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WORLD
August 17, 2006 | From Times Wire Reports
The Sun newspaper apologized for printing 3-year-old pictures of Prince Harry groping a woman in a nightclub, which it had claimed were taken this summer. It acted after a protest from Prince Charles' office.
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ENTERTAINMENT
January 2, 2013 | By Reed Johnson
John Lennon got verbally crucified in 1966 for declaring that the Beatles were more popular than Jesus. Now, Noel Gallagher has topped that by asserting that God is a fan of Oasis. Noel, the former lead songwriter of the Beatles-obsessed band from Manchester, told Britain's the Sun newspaper that he already had his sales pitch ready to persuade St. Peter to open the pearly gates when he arrived in the afterlife. "I'd say, 'You've heard "Don't Look Back in Anger"?' and they'd say, 'Of course.' I'd say, 'Look, it's me, let us in. I can play you a tune.
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CALIFORNIA | LOCAL
December 23, 1992
Dear L.A. Times: My name is Brittney and I'm 8 years old. I read a book about a girl named Virginia who wrote to the Sun newspaper to see if there was a Santa Claus. All my friends say that Santa Claus is just your parents leaving presents, but I don't think that they are right. Is there a Santa, or is Santa your parents? I am asking you because I know everything in the L.A. Times is true. BRITTNEY WINN City of Industry
ENTERTAINMENT
November 27, 2012 | By Randy Lewis
This post has been updated. See note below for details. Maybe the Rolling Stones should work up Chuck Berry's “Reelin' and Rockin' ” -- the proto-rock hit in which the singer keeps checking his watch -- now that the group may be facing a fine of more than $300,000 for breaking the local curfew Sunday at their 50th anniversary gig in London. The show was scheduled to wrap at 10:30 p.m., but Mick Jagger, Keith Richards, Charlie Watts and Ron Wood continued playing encores until 11:05 p.m., according to the Sun newspaper in London.
ENTERTAINMENT
December 13, 2008 | associated press
A London judge on Friday jailed a man who sold a newspaper footage that appeared to show Amy Winehouse taking drugs. Johnny Blagrove and his girlfriend Cara Burton admitted offering to supply drugs to the singer and other celebrities. Judge Tudor Owen ordered Blagrove, 34, jailed for two years. Burton, 22, received two years' community service. Prosecutors said the pair covertly filmed Winehouse at a party and sold the footage to the Sun newspaper for $75,000. In January the paper published the images.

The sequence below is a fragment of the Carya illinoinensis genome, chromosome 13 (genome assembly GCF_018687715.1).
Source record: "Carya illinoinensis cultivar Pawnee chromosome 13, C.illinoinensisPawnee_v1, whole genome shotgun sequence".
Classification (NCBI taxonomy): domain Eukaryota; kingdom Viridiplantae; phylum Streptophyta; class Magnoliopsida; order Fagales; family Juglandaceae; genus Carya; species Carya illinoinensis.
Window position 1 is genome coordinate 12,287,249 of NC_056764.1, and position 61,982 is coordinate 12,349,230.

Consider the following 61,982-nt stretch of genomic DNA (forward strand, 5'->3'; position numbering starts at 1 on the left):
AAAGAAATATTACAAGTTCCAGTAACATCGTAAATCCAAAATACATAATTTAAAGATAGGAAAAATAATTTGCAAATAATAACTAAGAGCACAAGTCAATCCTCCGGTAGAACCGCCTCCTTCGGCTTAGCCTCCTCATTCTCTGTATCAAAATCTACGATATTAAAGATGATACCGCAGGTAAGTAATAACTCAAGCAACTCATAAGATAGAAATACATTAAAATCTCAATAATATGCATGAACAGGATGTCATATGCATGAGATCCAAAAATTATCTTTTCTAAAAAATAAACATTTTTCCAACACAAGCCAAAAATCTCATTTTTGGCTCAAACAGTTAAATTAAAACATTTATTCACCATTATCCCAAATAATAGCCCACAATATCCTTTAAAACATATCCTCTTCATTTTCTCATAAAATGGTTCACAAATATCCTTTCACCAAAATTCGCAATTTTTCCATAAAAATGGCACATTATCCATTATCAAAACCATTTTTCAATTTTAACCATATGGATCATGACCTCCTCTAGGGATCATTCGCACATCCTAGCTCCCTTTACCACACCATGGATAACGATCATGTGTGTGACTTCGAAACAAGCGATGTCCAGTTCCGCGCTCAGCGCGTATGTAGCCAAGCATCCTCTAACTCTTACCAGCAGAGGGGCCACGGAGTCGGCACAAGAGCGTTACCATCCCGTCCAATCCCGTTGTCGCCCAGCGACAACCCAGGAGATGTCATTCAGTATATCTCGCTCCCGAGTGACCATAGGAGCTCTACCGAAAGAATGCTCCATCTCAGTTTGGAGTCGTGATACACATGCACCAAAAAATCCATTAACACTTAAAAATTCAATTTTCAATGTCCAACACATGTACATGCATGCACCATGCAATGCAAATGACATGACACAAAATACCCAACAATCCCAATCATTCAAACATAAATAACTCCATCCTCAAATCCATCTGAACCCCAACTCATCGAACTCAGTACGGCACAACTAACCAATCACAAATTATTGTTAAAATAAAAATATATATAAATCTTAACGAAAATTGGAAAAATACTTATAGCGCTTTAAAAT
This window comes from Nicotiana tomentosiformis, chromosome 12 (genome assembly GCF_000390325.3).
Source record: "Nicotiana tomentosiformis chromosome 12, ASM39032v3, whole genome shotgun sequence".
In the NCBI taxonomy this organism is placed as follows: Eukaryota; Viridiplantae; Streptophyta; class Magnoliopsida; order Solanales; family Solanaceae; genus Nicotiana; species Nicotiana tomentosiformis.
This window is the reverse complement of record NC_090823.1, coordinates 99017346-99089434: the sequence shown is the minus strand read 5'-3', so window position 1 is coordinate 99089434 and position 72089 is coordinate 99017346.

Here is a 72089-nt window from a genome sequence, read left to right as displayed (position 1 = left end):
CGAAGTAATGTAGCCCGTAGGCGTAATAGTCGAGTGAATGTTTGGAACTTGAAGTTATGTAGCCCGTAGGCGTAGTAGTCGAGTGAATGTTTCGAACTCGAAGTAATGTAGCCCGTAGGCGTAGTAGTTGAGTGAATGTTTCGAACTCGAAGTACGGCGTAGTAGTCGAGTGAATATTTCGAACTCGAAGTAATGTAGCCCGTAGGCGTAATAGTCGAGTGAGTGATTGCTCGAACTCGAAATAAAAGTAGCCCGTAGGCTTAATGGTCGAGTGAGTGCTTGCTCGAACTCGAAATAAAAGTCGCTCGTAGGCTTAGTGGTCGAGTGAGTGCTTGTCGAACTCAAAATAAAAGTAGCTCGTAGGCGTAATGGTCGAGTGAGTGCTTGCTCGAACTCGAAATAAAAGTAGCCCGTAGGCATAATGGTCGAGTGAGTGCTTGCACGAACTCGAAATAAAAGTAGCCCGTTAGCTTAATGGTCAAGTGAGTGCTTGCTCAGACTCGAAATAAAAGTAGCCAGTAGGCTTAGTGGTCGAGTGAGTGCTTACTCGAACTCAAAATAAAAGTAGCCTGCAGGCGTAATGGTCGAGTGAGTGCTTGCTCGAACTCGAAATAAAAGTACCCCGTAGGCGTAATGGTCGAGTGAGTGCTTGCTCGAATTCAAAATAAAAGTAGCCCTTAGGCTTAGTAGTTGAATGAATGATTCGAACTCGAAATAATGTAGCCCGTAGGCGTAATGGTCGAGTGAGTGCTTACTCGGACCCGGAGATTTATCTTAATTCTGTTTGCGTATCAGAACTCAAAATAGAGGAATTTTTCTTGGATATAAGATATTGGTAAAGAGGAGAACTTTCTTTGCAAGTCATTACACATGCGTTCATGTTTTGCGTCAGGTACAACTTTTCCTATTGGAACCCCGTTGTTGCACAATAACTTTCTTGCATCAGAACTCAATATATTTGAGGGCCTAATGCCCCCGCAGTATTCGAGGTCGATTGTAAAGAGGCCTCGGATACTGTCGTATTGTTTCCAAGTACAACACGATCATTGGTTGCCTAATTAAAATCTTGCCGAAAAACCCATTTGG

NEWS
February 16, 1993 | WILLIAM TUOHY, TIMES STAFF WRITER
Queen Elizabeth II accepted a front-page apology by the tabloid Sun newspaper on Monday and its offer to pay about $285,000 as punishment for publishing her annual Christmas message two days early. A statement from Buckingham Palace said the queen is prepared to drop legal proceedings she undertook when the Sun broke the embargo on her televised speech, sent out in advance so that it could be widely distributed. The queen asserted that her copyright on the speech had been breached.
ENTERTAINMENT
January 2, 2013 | By Reed Johnson
John Lennon got verbally crucified in 1966 for declaring that the Beatles were more popular than Jesus. Now, Noel Gallagher has topped that by asserting that God is a fan of Oasis. Noel, the former lead songwriter of the Beatles-obsessed band from Manchester, told Britain's the Sun newspaper that he already had his sales pitch ready to persuade St. Peter to open the pearly gates when he arrived in the afterlife. "I'd say, 'You've heard "Don't Look Back in Anger"?' and they'd say, 'Of course.' I'd say, 'Look, it's me, let us in. I can play you a tune.
NEWS
February 15, 1993 | Reuters
Britain's mass-selling Sun tabloid newspaper apologized to Queen Elizabeth on the front page today for publishing her Christmas message to the nation early. The Sun said it also planned to offer $283,200 to the Save the Children Fund, whose patron is the queen's daughter, Princess Anne. "We accept that, unintentionally, we caused you personal offense by publishing your Christmas message two days in advance. We regret that," said the Sun. "We do not believe that what we did was illegal."
ENTERTAINMENT
November 27, 2012 | By Randy Lewis
This post has been updated. See note below for details. Maybe the Rolling Stones should work up Chuck Berry's “Reelin' and Rockin' ” -- the proto-rock hit in which the singer keeps checking his watch -- now that the group may be facing a fine of more than $300,000 for breaking the local curfew Sunday at their 50th anniversary gig in London. The show was scheduled to wrap at 10:30 p.m., but Mick Jagger, Keith Richards, Charlie Watts and Ron Wood continued playing encores until 11:05 p.m., according to the Sun newspaper in London.
NATIONAL
July 13, 2004 | From Times Wire Reports